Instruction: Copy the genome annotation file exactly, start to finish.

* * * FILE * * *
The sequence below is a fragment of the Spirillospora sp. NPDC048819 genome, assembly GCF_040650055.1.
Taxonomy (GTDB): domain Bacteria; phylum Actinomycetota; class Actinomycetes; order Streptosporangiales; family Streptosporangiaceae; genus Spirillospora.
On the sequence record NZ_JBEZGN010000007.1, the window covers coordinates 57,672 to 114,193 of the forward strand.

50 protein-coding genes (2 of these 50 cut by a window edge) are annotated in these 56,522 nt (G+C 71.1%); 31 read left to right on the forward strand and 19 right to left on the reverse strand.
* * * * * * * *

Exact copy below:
The sequence below is a fragment of the Spirillospora sp. NPDC048819 genome, assembly GCF_040650055.1.
Taxonomy (GTDB): domain Bacteria; phylum Actinomycetota; class Actinomycetes; order Streptosporangiales; family Streptosporangiaceae; genus Spirillospora.
On the sequence record NZ_JBEZGN010000007.1, the window covers coordinates 57,672 to 114,193 of the forward strand.

50 protein-coding genes (2 of these 50 cut by a window edge) are annotated in these 56,522 nt (G+C 71.1%); 31 read left to right on the forward strand and 19 right to left on the reverse strand.